PRETORIA, South Africa — The first witness in the Oscar Pistorius murder trial broke down in tears Tuesday, saying she still remembers the terrified screams of a woman on the night the double-amputee Olympic athlete killed his girlfriend by shooting four times through a toilet door.
Michelle Burger, who lives near Pistorius’ home and who had been composed through two days of grueling cross-examination, wept as she finished her testimony.
Earlier the trial was interrupted and the judge ordered an investigation into allegations that a South African television channel was broadcasting a photograph of Burger — against a court order guaranteeing privacy to witnesses who request it.
Gerrie Nel, the prosecutor, asked Burger about her emotions at the time when she made her statement to police.
“It was quite raw,” Burger said, her voice breaking.
“When I’m in the shower, I relive her shouts,” she said of hearing the woman screaming before the sound of gunshots in the pre-dawn hours of Valentine’s Day last year. Burger lives about 177 meters (193 yards) from Pistorius’ house.
Nel asked her how she was coping.
“I’m coping fine,” Burger said. “It’s been a year.”
Burger’s testimony about events on the night of Feb. 14, 2013, contradicts the Olympian’s story. Pistorius says he shot four times through a toilet door, hitting Steenkamp three times in the head, arm and hip or side area after thinking she was a dangerous intruder. He pleaded not guilty to the murder charge lodged by prosecutors, who say Pistorius intentionally killed Steenkamp.
During cross-examination of Burger, Pistorius lawyer Barry Roux insisted the university lecturer was mistaken in saying that she heard a woman screaming and that she actually had heard Pistorius screaming for help in a high voice after accidentally shooting Steenkamp.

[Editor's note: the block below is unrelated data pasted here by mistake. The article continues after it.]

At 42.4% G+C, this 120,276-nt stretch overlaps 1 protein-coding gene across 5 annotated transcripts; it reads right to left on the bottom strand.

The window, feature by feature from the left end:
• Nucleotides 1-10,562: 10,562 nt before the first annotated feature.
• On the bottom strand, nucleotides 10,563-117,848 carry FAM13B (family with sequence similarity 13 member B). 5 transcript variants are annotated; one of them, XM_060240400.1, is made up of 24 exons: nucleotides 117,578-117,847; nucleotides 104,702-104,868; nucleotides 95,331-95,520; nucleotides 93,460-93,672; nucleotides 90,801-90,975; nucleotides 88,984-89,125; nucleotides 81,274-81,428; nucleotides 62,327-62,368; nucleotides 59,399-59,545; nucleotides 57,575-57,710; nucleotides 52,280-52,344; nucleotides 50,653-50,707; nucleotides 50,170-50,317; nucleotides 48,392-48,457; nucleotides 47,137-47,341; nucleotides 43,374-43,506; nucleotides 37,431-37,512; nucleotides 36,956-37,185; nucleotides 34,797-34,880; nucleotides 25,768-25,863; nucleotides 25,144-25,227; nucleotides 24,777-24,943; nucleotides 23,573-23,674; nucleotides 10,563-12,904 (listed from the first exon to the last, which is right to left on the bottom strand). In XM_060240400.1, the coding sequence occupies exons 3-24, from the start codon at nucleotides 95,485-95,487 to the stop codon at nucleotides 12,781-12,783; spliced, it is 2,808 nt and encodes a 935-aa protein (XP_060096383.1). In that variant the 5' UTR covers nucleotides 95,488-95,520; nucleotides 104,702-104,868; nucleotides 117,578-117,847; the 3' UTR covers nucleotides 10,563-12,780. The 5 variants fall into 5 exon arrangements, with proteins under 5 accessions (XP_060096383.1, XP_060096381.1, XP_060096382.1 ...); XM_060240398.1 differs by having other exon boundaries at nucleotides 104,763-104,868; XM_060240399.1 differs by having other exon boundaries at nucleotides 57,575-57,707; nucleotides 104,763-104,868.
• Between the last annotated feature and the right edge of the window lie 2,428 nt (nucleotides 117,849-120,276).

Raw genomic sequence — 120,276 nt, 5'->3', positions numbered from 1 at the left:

Giving sometimes grisly details of the 29-year-old model Steenkamp’s killing, Roux said Steenkamp had been shot in the head, which would have resulted in brain damage and “no cognitive function” and so she wouldn’t have been able to scream just after the last bullet struck, as Burger testified.
“With the head shot, she (Steenkamp) would have dropped down immediately,” Roux said.
Burger disagreed. “I heard her voice just after the last shot,” she said. “It faded away.”
Pistorius took notes during testimony and huddling with lawyers during adjournments. His collected demeanor contrasted with his sometimes distraught behavior during a bail hearing last year, when he often sobbed out loud and cried in court. At one point on Tuesday he covered his ears, but it wasn’t clear why.
The world-famous athlete faces a life sentence with a minimum of 25 years in prison before parole if convicted of murder with premeditation.
Judge Thokozile Masipa earlier warned the media to respect a ruling that images of witnesses who request privacy should not be shown. TV station eNCA broadcast a live audio feed of Burger’s testimony with a photograph of her, prosecutor Nel said in court. He said the photo was captioned: “On the stand: Michelle Burger, Pistorius neighbor.”
“I am warning the media, if you do not behave, you are not going to be treated with soft gloves by this court,” Masipa warned.
Another judge ruled last week that parts of Pistorius’ blockbuster trial could be broadcast on live TV — in South Africa and around the world — but witnesses who request privacy, like Burger, would not be shown. An audio only feed of their testimony would then be broadcast.